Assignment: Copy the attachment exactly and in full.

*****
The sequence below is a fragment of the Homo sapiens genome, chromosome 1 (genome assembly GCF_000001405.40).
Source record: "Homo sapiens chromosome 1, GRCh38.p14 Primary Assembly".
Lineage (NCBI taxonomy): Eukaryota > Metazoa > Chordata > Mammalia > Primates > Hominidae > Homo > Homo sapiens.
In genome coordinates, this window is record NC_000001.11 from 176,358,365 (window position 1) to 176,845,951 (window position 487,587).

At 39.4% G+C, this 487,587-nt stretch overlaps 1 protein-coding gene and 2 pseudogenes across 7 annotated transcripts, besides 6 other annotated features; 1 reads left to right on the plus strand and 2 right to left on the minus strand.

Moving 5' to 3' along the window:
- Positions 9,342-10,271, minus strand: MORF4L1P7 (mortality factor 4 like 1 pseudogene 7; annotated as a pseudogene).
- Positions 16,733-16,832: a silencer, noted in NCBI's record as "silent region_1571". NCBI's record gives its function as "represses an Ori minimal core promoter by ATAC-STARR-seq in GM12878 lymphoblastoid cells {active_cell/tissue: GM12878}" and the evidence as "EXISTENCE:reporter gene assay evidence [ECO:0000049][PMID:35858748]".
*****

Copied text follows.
The sequence below is a fragment of the Homo sapiens genome, chromosome 1 (genome assembly GCF_000001405.40).
Source record: "Homo sapiens chromosome 1, GRCh38.p14 Primary Assembly".
Lineage (NCBI taxonomy): Eukaryota > Metazoa > Chordata > Mammalia > Primates > Hominidae > Homo > Homo sapiens.
In genome coordinates, this window is record NC_000001.11 from 176,358,365 (window position 1) to 176,845,951 (window position 487,587).

At 39.4% G+C, this 487,587-nt stretch overlaps 1 protein-coding gene and 2 pseudogenes across 7 annotated transcripts, besides 6 other annotated features; 1 reads left to right on the plus strand and 2 right to left on the minus strand.

Moving 5' to 3' along the window:
- Positions 9,342-10,271, minus strand: MORF4L1P7 (mortality factor 4 like 1 pseudogene 7; annotated as a pseudogene).
- Positions 16,733-16,832: a silencer, noted in NCBI's record as "silent region_1571". NCBI's record gives its function as "represses an Ori minimal core promoter by ATAC-STARR-seq in GM12878 lymphoblastoid cells {active_cell/tissue: GM12878}" and the evidence as "EXISTENCE:reporter gene assay evidence [ECO:0000049][PMID:35858748]".